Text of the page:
By 2050, 30.6% of Class 8 trucks will be battery-electric and only 10% diesels, with 357,000 of the 6.3 million Classes 6-8 trucks on the road autonomous.
If that scenario plays out as predicted by Derek Kaufman, managing partner, Schwartz Advisors, who was speaking at the Heavy-Duty Aftermarket Dialogue this week, then the aftermarket parts industry will look vastly different than it does today.
By this time, Kaufman said, autonomous trucks will no longer have a cab, and aerodynamics will be built around the trailer itself. Battery-electric trucks will account for 46% of new truck sales, but batteries will be solid state, more powerful than today, more compact, and will offer better range.
The U.S. heavy-duty parts aftermarket will be worth about US$90 billion by then – about double its value today – and of that, battery-electric trucks will command about $31 billion of that while those autonomous trucks will represent an aftermarket parts value of about $9.1 billion – or 10% of the total market.
Dave Kalvelage, senior market analyst with MacKay & Company, added by this time, 53% of Class 8 trucks on the road will be fueled by new technologies while less than half are powered by internal combustion engines.
But Kaufman said the industry should push the EPA and California Air Resources Board (CARB) to give greater consideration to clean technologies beyond battery-electric.
“We believe the BET (battery-electric truck) solutions they are pushing are outstripping the infrastructure that supports them,” he said, noting renewable fuels should receive more consideration.
There are 6.1 million trucks on U.S. roads today, 87% of which are powered by diesel and 99.8% by internal combustion engines. Kaufman anticipates electric trucks to have a market penetration of less than 10% by 2030.
In order for battery-electric trucks to gain widespread adoption, Kaufman said 48-volt electrical architecture will be favored and that battery swapping will be the preferred method of recharging. He pointed to a joint venture by Daimler Truck, Accelera by Cummins and Paccar, and suggested they create a common battery platform so they can swap out battery packs between each other’s chassis.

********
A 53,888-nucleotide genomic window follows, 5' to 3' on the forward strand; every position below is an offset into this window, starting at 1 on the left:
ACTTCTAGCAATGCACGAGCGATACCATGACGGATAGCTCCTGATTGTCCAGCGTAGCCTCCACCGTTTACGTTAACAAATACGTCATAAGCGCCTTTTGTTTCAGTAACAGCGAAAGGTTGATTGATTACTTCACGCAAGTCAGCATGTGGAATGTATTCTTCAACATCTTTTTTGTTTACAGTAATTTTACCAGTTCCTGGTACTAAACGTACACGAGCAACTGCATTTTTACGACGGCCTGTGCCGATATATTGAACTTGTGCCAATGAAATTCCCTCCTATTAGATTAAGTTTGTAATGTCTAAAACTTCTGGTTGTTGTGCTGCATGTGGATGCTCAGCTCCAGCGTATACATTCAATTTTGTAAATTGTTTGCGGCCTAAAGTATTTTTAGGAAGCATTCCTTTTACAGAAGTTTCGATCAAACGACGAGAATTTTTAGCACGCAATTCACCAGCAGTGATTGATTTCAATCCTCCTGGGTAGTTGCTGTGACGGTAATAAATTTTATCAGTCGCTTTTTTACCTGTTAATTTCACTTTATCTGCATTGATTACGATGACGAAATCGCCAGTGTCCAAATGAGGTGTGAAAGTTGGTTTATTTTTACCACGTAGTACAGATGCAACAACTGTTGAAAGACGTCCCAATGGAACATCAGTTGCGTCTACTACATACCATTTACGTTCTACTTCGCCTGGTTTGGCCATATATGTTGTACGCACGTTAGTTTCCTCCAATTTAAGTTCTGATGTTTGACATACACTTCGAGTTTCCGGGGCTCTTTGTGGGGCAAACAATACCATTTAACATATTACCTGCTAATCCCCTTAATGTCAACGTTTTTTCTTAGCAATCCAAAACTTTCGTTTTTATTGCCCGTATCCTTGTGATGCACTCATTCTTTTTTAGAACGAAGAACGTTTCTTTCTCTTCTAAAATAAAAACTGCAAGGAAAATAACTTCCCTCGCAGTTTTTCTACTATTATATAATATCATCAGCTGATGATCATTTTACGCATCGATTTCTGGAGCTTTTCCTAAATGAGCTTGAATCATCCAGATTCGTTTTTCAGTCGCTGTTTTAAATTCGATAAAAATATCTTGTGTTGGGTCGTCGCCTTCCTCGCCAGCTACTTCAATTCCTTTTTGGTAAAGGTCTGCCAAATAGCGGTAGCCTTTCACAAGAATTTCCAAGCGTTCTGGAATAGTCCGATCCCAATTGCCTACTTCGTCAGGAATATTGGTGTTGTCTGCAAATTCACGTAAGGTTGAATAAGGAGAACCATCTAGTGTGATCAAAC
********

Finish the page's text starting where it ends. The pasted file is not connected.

He also predicts Asian OEMs – such as Hyundai – will be breaking into the North American market around this time.
In 2040, Kaufman said, there will be 6.7 million heavy vehicles on the road, 36% will be powered by diesel, 25% by renewable diesel and 14.8% by batteries. By this time hydrogen will begin appearing, representing about 4% of the heavy vehicle population, he added.
“We believe it takes a long time for hydrogen to become competitive, but by this time hydrogen infrastructure is steamrolling,” he said. Meanwhile, autonomous trucks will also be more prevalent by 2040 and Kaufman predicts manufacturers of those trucks will begin purchasing fleet customers around that time to offer Trucking-as-a-Service. A Deloitte survey of trucking executives found 60% felt autonomous truck OEMs would begin buying trucking firms, while another 32% said it will “probably” happen.
OEMs as truck fleets
“Ninety-two percent of trucking people said a Paccar, or Daimler, or Tesla will go out and start buying fleets making autonomous Transportation-as-a-Service out of them,” he said.
By 2040, Kaufman predicted 11.7% of new truck sales will be autonomous, but the uptake will be restrained by societal concerns or what he explained as WA-LTER (win alone, lose together). By this he means a fleet using an autonomous truck to make a delivery will be celebrated, but when an autonomous truck is involved in a crash, the entire industry will be condemned.
And he also expects blockchain to make a long awaited appearance in transportation, used to track every mineral that goes into a component, and every component that goes onto a truck – right through to its end of life.
By 2050, this will enable trucking to be “fully sustainable,” Kaufman concluded. “Every truck will have a climate change balance sheet associated with it.”
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